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Quick Screening May Help Spot Autism in Babies
Date:4/28/2011

By Jenifer Goodwin
HealthDay Reporter

THURSDAY, April 28 (HealthDay News) -- A brief checklist that parents can fill out while waiting to see their child's pediatrician may aid in diagnosing autism earlier, new research suggests.

Researchers recruited 137 pediatricians in the San Diego area to give parents of 1-year-olds a 24-question screening test to fill out before seeing the doctor. The test was designed to detect general communication delays, not specifically autism, a neurodevelopmental disorder characterized by language and social deficits and repetitive behaviors.

"I wanted to change clinical practice in San Diego, to give pediatricians a simple tool to catch cases of autism and other disorders and get these kids into treatment earlier," said Karen Pierce, an assistant professor in the department of neurosciences at University of California San Diego and assistant director of the UCSD Autism Center of Excellence. Early treatment is known to improve outcomes, she said.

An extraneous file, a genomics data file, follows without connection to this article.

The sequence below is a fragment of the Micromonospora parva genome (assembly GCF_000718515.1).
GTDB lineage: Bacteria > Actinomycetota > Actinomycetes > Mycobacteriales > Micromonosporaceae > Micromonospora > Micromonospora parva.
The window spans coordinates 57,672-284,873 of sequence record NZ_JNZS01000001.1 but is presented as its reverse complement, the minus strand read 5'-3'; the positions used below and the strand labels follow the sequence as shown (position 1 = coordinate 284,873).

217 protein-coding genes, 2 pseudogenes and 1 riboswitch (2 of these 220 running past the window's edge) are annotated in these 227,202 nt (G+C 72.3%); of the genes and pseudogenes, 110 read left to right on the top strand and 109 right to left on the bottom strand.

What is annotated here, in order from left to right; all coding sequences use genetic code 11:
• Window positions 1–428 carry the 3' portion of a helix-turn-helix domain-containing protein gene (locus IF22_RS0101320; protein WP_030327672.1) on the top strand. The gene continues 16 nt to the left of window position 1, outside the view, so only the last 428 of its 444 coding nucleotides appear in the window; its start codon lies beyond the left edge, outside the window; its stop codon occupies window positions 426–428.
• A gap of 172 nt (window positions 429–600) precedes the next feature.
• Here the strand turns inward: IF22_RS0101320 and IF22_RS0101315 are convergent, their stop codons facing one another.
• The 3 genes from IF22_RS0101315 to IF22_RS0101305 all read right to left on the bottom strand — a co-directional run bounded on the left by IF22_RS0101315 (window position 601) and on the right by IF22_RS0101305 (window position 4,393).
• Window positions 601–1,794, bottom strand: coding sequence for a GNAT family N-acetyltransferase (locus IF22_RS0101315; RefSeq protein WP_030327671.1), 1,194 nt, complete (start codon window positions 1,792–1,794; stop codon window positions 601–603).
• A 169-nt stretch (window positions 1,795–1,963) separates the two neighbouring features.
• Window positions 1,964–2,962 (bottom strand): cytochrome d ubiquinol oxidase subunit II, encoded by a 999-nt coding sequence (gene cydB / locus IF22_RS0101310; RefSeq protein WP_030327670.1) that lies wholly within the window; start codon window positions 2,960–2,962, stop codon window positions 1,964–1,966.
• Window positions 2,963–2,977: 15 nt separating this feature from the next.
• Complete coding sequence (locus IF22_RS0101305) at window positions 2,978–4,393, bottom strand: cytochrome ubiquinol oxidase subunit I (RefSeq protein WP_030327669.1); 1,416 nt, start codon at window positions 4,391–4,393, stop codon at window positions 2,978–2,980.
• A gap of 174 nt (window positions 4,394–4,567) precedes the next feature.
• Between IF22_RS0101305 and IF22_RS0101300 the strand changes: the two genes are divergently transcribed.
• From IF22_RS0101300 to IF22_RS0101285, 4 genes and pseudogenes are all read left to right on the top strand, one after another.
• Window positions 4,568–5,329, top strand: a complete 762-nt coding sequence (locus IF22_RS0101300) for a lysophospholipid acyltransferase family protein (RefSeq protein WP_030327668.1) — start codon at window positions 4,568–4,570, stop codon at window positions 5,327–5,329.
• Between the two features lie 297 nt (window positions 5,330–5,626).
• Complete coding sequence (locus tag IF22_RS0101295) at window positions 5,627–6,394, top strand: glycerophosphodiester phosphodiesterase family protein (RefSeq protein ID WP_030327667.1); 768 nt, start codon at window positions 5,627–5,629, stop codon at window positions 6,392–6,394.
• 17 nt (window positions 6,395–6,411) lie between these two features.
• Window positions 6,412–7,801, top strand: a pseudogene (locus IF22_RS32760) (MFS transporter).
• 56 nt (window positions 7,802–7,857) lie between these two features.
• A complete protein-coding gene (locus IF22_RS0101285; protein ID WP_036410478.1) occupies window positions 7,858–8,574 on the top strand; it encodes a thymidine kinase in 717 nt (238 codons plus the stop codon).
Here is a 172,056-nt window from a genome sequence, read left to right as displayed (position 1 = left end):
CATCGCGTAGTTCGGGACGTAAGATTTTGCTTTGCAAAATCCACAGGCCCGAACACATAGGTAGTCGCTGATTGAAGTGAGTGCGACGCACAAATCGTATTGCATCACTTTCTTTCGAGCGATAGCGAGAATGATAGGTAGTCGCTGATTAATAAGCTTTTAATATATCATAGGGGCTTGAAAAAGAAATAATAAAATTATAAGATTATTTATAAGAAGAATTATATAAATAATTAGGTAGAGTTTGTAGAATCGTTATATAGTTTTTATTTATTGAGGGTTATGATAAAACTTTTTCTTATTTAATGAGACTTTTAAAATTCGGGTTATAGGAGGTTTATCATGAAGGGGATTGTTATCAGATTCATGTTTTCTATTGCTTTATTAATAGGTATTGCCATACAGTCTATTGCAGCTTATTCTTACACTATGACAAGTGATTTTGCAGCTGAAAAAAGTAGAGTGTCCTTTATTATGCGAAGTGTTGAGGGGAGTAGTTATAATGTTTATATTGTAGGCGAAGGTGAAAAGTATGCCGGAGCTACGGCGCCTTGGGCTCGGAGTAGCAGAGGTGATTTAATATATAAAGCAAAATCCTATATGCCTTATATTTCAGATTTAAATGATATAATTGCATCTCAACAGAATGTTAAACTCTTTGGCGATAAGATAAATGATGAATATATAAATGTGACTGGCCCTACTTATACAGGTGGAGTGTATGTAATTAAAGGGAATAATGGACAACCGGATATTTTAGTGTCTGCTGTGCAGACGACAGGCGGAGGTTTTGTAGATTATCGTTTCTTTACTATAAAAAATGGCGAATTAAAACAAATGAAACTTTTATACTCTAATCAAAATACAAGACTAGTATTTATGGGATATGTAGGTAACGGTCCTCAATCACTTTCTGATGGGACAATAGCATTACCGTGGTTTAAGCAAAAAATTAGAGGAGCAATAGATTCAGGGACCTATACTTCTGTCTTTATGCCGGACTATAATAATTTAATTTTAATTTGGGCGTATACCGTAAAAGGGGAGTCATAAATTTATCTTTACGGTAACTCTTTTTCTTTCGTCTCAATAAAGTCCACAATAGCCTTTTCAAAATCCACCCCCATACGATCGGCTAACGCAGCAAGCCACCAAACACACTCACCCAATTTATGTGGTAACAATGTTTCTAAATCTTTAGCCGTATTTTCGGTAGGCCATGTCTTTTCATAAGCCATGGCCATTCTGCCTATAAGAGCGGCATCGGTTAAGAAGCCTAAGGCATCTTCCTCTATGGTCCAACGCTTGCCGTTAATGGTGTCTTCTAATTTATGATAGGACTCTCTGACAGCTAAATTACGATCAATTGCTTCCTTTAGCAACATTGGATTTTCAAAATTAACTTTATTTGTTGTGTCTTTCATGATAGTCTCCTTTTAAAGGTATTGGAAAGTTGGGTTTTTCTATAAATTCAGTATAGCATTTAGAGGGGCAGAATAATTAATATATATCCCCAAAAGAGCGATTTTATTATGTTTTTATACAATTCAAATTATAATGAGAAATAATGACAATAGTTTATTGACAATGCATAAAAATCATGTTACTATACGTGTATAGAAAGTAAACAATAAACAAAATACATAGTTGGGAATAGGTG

The questionnaire asks about the child's use of eye contact, sounds, words, gestures and other forms of communication. Questions include: Does your child smile or laugh while looking at you? Does your child pretend to play with toys? Do you know when your child is happy? Upset?

Babies who failed the screening were referred for more thorough assessments, including MRIs and a blood test, and were tracked until age 3.

Of nearly 10,500 babies screened, 184 underwent further evaluation. About 75 percent of those children were found to have autism or another language or development delay.

Currently, pediatricians have no way to screen for autism or other development delays until the child is older, Pierce said.

The study, funded in part by the U.S. National Institute of Mental Health, was published online April 28 in the Journal of Pediatrics.

Not only is the test fast and inexpensive, but the children it i
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